NASA plans 6 new scopes

A $50 million project on Mauna Kea
would add telescopes to aid the
existing Keck ones

HILO » NASA has decided to build up to six relatively small outrigger telescopes around the two giant Keck telescopes on Mauna Kea, a plan that has been opposed by some environmentalists and native Hawaiian activists.

The $50 million project would consist initially of four 35-foot-high domes arranged around the existing 111-foot-high Keck domes. The main mirror of each outrigger would be 6 feet in diameter compared with the 33-foot diameter of the mirrors of the two Keck telescopes.

By combining the light of all of the telescopes, large and small, in a process called interferometry, the equivalent of a telescope with a mirror 275 feet across will be created.

The combined instruments would do studies ranging from looking at the wobble of stars to detect planets around them, to looking at dust and gas in the process of forming new stars.

The University of Hawaii supervises the mountaintop. The National Aeronautics and Space Administration will build the telescopes. The parent organization of the Kecks will also operate the new telescopes.

Rolf-Peter Kudritski, director of the University of Hawaii Institute for Astronomy, which has been seeking approval of the project for NASA, said the decision was based on the fact that Mauna Kea is a "scientifically superior site."

He noted that the project consists of four small telescopes that will be built on existing parking areas around the Keck telescopes.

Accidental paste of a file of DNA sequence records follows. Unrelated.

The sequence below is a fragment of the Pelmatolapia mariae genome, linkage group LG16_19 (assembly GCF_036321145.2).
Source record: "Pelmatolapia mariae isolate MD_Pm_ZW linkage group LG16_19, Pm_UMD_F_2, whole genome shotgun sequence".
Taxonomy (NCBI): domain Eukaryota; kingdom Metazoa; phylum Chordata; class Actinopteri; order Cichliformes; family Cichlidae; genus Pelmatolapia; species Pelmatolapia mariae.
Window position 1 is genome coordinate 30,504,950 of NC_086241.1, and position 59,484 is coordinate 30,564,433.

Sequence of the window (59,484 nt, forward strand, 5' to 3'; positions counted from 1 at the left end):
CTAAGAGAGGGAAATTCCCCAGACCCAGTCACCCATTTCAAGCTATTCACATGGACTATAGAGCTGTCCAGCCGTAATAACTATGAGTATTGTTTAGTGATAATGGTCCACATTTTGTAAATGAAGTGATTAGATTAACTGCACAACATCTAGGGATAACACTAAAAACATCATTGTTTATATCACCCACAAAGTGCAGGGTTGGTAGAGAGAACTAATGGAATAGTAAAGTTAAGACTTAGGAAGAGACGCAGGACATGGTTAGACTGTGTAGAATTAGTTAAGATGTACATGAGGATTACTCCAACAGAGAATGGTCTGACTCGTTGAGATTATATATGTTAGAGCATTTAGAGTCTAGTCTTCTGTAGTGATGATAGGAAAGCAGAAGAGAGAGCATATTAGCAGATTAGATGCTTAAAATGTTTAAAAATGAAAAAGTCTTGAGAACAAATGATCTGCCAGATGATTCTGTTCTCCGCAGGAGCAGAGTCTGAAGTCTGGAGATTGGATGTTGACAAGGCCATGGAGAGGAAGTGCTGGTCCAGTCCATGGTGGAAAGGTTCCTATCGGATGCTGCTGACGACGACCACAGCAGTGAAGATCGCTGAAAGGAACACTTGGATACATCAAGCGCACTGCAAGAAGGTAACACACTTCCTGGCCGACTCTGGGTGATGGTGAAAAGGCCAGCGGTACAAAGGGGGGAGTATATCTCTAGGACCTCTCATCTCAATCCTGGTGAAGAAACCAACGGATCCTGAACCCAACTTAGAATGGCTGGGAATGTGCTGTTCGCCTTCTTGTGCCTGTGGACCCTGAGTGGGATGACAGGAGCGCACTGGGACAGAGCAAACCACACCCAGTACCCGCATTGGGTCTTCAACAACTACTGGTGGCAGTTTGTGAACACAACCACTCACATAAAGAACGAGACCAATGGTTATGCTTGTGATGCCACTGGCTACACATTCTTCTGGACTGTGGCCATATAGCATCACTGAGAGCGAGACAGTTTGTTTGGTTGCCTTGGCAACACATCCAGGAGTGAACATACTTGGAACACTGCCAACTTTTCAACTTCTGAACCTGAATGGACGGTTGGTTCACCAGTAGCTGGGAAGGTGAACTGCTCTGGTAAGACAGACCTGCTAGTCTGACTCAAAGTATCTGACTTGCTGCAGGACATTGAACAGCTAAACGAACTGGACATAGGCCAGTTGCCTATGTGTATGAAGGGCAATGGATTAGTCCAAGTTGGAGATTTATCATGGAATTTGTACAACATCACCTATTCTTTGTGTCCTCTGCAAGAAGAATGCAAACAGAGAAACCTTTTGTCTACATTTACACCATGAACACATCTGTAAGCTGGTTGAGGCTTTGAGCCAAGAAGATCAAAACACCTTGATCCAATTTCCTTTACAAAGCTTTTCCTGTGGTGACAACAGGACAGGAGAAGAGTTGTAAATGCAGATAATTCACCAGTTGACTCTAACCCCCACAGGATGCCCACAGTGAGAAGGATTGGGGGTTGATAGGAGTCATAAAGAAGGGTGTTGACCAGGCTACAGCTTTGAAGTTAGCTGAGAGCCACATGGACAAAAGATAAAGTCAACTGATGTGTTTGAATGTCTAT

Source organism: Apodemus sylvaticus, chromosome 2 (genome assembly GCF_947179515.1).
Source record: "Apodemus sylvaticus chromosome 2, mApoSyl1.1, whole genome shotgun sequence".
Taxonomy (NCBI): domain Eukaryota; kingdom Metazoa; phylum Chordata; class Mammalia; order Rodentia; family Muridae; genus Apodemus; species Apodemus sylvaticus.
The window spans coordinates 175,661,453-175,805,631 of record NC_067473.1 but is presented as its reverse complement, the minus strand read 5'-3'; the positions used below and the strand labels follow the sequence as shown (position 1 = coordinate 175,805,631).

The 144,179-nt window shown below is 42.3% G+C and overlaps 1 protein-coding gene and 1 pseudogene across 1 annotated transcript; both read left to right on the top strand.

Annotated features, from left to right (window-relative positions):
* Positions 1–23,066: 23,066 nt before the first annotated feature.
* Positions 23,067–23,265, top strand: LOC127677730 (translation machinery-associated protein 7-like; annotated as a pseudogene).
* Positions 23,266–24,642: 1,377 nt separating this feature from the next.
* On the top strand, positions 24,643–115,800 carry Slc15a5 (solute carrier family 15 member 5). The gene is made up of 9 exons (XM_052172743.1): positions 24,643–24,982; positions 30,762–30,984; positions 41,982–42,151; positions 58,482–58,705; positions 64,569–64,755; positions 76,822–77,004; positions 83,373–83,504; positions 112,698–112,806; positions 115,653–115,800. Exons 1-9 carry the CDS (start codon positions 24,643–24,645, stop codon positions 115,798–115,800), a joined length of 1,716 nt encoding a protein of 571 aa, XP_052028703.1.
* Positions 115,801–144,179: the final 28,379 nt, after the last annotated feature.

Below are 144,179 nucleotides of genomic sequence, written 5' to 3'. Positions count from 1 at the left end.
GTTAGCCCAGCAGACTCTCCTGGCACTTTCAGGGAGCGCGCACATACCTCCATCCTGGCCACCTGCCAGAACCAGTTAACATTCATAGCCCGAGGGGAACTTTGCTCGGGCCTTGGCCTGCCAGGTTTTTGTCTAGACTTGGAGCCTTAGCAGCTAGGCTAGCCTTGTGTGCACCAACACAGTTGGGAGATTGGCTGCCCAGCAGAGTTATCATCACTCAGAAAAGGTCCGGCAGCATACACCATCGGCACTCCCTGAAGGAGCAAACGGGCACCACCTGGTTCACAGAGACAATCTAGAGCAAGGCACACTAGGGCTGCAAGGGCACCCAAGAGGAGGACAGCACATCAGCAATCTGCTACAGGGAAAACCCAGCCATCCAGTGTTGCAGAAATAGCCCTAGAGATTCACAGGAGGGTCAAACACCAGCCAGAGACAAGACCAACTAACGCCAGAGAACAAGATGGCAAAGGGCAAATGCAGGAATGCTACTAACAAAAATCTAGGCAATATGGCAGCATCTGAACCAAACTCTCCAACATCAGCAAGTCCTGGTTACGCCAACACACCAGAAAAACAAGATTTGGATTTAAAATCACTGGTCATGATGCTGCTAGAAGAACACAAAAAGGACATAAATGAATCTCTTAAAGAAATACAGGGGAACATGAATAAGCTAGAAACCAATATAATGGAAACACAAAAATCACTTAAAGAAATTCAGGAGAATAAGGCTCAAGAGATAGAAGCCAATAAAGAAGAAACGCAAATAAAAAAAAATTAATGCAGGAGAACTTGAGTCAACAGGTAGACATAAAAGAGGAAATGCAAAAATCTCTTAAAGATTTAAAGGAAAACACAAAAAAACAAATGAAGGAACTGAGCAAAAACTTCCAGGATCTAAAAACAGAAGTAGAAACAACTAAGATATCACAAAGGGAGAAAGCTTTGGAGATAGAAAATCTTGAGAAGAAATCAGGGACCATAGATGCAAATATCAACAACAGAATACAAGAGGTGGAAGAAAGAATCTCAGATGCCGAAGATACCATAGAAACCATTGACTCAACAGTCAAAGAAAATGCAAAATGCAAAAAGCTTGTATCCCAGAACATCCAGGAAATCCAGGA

Building just four outriggers is technically difficult, so it is just as well that there is no money now for the two additional ones that could come later, he said.

NASA's decision notes that if the Keck site is not used for some reason, the project could be built in the Canary Islands or even at one of two California sites, Mount Wilson or Mount Palomar, although those would involve "reduced science."

"No alternate site matches the scientific capability of the W.M. Keck on Mauna Kea," the NASA document says.

But Haunani Apoliona, Office of Hawaiian Affairs chairwoman, said the fact that those options are still being considered shows that the final decision has not yet been made.

"I would say it's not over yet," she said, noting that NASA says the decision is "subject to the availability of funds."

OHA had sued NASA complaining that the initial environmental study for the outriggers was not well done. When NASA eventually did a full environmental impact study, they met the requirements of the law, she said last night.


The outrigger domes will not be visible from Hilo, although they will be seen from Waimea, according to the environmental impact statement.

The project has been opposed by environmentalists such as the Sierra Club, who have concerns such as threats to insects, and by some Hawaiian groups, such as the Order of Kamehameha, concerned that observatories disrupt the spirituality of Mauna Kea.

NASA's July 22 signing of a "record of decision" permitting the project, followed by release of the document yesterday, does not end opposition.

More steps lasting several months must be taken before construction can start.

The project must still be reviewed by the Office of Mauna Kea Management at the University of Hawaii at Hilo. That agency will make a recommendation to UH-Hilo Chancellor Rose Tseng, who will report to UH interim President David McClain.

Final approval must be given by the university Board of Regents. Additional comment would be heard by the board before their decision.

Big Island Sierra Club representative Nelson Ho said NASA failed to heed cultural, economic and site consideration raised by opponents. He was one of several people who opposed the project in a hearing by the Department of Land and Natural Resources.

But the record of decision notes that a person serving as a cultural monitor, as well as an archaeologist, will oversee all construction at the project.

Ho said the project will have little economic benefit for the Big Island, despite its overall $50 million price tag.

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